Track record is, of course, essential to LP decision making, but past performance does not guarantee future success. In particular, a GP’s team size and investment capacity were cited by 91 percent of respondents in Infrastructure Investor’s LP Perspectives 2022 Study as forming a major part of their due diligence processes.
Similarly, succession and retention planning were deemed important issues by most respondents. There has also been a significant increase in the proportion of investors that consider ESG to be key, rising from 38 percent a year ago to 57 percent today.
Brent Burnett, co-head of real assets at Hamilton Lane, highlights the importance of sourcing capabilities. “Investors are looking for a demonstrable ability to source proprietary transactions in what is a very crowded space,” he says. “Due diligence also goes beyond looking at the merits of an investment strategy and investment team. Investors are scrutinising the strength of the organisation.
“In addition to investment capability, a firm needs a sound back and middle office, and robust cybersecurity, for example. ESG is another important component, not just on the way into a deal, but in the way the GP monitors, measures and reports on ESG improvements.”
“ESG is front and centre in LP due diligence,” says Jessica Kennedy, a director at Northleaf Capital Partners with responsibility for investor relations. “It is increasingly becoming its own diligence stream, alongside investment due diligence and operational due diligence.”
“Another key consideration for investors, specifically in infrastructure, is that the risk profile matches the return profile that the GP is communicating,” says Burnett. “Institutions are very sophisticated in how they approach due diligence today. Those GPs that are successful in raising capital will be consistent in how they define the risk and return within their strategy and stick within those parameters.”
“Definitions of ‘greenfield’ and ‘value-add’ strategies have evolved and are increasingly blurred,” says Tavneet Bakshi, partner and head of EMEA at FIRSTavenue. “As a result, we are seeing increased scrutiny on the underpinning of returns and a lot more focus on risk. For example, greenfield risk is something a lot of investors think they should be exposed to in order to achieve higher returns, but there are many different facets to it. Delineating and illustrating the type of risk-taking involved, in a digestible format, is an important part of our job.”
Deep specialisation is another key consideration for investors. “Over the past couple of years, we have seen an increase in LPs looking for more specialised managers – whether that is a sector-focused manager or a mid- or large-market-focused manager,” says Kennedy. “We expect that to continue as infrastructure as an asset class further matures. We have recently seen a lot of investors either adding more mid-market managers or beginning to invest in the mid-market for the first time.”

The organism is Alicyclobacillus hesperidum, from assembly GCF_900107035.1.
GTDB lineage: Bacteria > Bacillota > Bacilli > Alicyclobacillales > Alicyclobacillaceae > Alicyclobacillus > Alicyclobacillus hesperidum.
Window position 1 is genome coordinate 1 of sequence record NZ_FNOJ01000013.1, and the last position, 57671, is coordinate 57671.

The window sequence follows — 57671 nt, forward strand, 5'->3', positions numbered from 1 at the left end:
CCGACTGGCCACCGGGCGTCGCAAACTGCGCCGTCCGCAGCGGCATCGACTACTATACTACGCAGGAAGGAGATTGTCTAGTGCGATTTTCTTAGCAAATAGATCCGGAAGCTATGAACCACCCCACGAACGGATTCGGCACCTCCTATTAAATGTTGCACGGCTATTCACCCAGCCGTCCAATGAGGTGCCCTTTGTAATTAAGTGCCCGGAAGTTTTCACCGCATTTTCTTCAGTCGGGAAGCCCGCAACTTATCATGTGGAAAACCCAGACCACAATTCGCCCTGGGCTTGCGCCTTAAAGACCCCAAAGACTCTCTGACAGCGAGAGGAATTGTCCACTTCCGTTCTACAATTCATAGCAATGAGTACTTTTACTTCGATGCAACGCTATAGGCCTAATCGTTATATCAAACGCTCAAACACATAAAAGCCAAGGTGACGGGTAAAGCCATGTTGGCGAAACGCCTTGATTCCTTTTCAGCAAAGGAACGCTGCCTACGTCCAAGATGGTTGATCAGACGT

Tension on terms
Respondents deemed a terms and fees benchmark to be the second most significant element of due diligence, with 81 percent citing it as a major factor. Half of investors surveyed said that management fees represent the most common cause of contention between LPs and GPs.
However, Threadmark founder Bruce Chapman says fees have largely remained static: “The GP market in infrastructure has really benefitted from the fact that there have not been many new entrants and the fact that most have performed very well, of course. Even the very largest infrastructure managers have not had to make any dramatic fee concessions, even though they are managing funds that are four or five times larger than when they started out.”
“Management fee and carry used to be the most common source of discord,” adds Burnett. “But with the evolution of the asset class, there is more of a market standard for those simpler economic terms.
“Clawbacks are also less of an issue, now that the majority of infrastructure funds have adopted whole fund, European waterfall carry structures. Instead, there is more likely to be pushback around what is included as a fund expense. One of the more troubling trends that we are observing is that GPs are increasingly moving what would have historically been GP expenses into fund expenses that are reimbursable by the LPs. But from the LPs’ perspective, the expectation is that GPs should be bearing the cost of being in business through the management fee.”
Bakshi adds that LPs are also seeking greater clarity on undisclosed fees.
Just under half of respondents said that insufficient key-person clauses, or none at all, is a significant issue. “We are seeing key-person provisions being stretched,” says Burnett.
“GPs want to have these complex 10- or 15-person provisions that are only triggered if three or perhaps five of those individuals leave. But LPs are pushing back. They know that there are a few key decision-makers that really matter to them, and they want to make sure the key-person provision refers to those individuals specifically.”